- Reston Gateway Commons, to be bordered by Town Center Parkway, Sunset Hills Road and the W&OD Trail. The 23-acre plot, proposed for development by Boston Properties, is between the future Reston Town Center Metro station and RTC itself. In the pre-application process, Boston Properties is proposing 3.94 million square feet of residential and retail, along with a 1/3-acre park. It could have as many as 1,688 dwelling units.
- Campus Commons, located on the south side of the Dulles Toll Road near the southeast intersection of Wiehle Avenue and Sunrise Valley Drive. The rezoning application, which is in process, would add four new residential buildings and four parks. This could add up to 1,100 dwelling units on the 11.6-acre property.
- A major property assemblage on Association Drive, near the intersection of Sunrise Valley Drive and Soapstone Drive. This 23-acre plot, which is in the pre-application phase, is rumored to be sought after by grocery chain Wegmans. The design shared by Butler with the board shows a grocery store on the south side of the property, bordering Sunrise Valley Drive, among its numerous retail and residential buildings. Butler said nothing has formally been submitted to the County on the project, but “there are clearly discussions going on that there’s a general concept plan that has been drawn up for this.”
- The redevelopment of Isaac Newton Square. Butler said the proposal remains in the pre-application phase and there is no preliminary information available yet.
- Reston Crescent, located in the northwest corner of the intersection of Reston Parkway and Sunrise Valley Drive. Currently going through the County approval process, the 36-acre property — which Butler called a “monster development” — would be redeveloped to add up to 2,260 dwelling units, 1.18 million square feet of office space, up to 125,000 square feet of retail, and potentially a 160-room hotel. Six parks are also included in the plan from developer Brookfield Properties.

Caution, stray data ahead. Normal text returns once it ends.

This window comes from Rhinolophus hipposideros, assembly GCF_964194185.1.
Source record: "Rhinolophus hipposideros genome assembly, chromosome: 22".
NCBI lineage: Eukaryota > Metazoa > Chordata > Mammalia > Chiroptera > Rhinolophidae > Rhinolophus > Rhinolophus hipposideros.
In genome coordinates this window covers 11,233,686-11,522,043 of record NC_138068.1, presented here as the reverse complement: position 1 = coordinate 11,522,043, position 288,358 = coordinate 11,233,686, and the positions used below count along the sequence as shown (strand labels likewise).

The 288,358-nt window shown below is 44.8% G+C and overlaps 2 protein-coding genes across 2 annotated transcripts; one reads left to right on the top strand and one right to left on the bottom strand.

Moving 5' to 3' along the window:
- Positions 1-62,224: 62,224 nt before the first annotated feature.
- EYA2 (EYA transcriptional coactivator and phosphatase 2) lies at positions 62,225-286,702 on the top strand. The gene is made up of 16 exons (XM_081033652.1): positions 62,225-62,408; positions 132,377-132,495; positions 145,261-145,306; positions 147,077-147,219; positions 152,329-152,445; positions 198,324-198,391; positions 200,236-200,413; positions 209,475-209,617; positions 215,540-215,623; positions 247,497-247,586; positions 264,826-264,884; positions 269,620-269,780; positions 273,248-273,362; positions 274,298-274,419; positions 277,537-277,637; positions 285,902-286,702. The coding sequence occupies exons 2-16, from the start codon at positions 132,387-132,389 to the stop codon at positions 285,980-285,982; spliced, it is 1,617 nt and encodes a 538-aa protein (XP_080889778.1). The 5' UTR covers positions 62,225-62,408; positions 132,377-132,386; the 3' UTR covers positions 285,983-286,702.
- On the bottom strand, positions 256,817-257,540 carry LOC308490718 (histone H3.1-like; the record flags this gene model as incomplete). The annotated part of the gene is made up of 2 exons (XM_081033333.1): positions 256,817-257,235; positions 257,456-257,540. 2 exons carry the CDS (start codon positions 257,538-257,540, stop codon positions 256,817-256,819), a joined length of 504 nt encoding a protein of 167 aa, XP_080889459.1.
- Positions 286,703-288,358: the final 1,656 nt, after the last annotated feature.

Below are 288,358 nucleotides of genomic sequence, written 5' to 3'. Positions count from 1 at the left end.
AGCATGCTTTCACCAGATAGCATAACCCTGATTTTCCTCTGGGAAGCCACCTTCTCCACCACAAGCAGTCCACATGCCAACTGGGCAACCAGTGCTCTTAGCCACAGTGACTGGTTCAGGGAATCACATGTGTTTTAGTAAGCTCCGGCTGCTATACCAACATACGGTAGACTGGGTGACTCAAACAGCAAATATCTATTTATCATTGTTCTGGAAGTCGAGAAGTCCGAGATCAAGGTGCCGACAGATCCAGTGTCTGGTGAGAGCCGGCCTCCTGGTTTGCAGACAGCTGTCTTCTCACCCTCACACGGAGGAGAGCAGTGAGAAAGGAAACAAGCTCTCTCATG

A total of 44 redevelopment proposals appear on the map provided by DPZ.
“The main point to highlight is there is a lot of activity going on,” Butler said. “This gives you an idea of the volume of activity that is happening here in Reston.”
As director of parks, Butler noted that the revised Comprehensive Plan calls for three fully lighted athletic fields near the TSAs — something absent from the redevelopment proposals.
“In none of these have we seen a ballfield,” Butler said. “I think we need to drum up a little interest in this … to define locations on some of these major assemblages where these things can occur.”
John McBride, RA’s land-use attorney, said it is impressive to see so many developers willing to invest in the community; however, he added, Restonians need to make sure they remain informed on each application and remain engaged with Fairfax County throughout the approval process.
“It’s a lot of work to get up on these applications, [but] public input is so important,” McBride said. “You are listened to by senior County staff and all of the Fairfax Board of Supervisors members and planning commissioners only when you do your homework [and] you’re reasonable.”
None of the properties highlighted by Butler in the proposal lie within the purview of Reston Association, meaning any meeting with the Design Review Board by a developer would be as a courtesy only.
Map courtesy Fairfax County Department of Planning and Zoning via Reston Association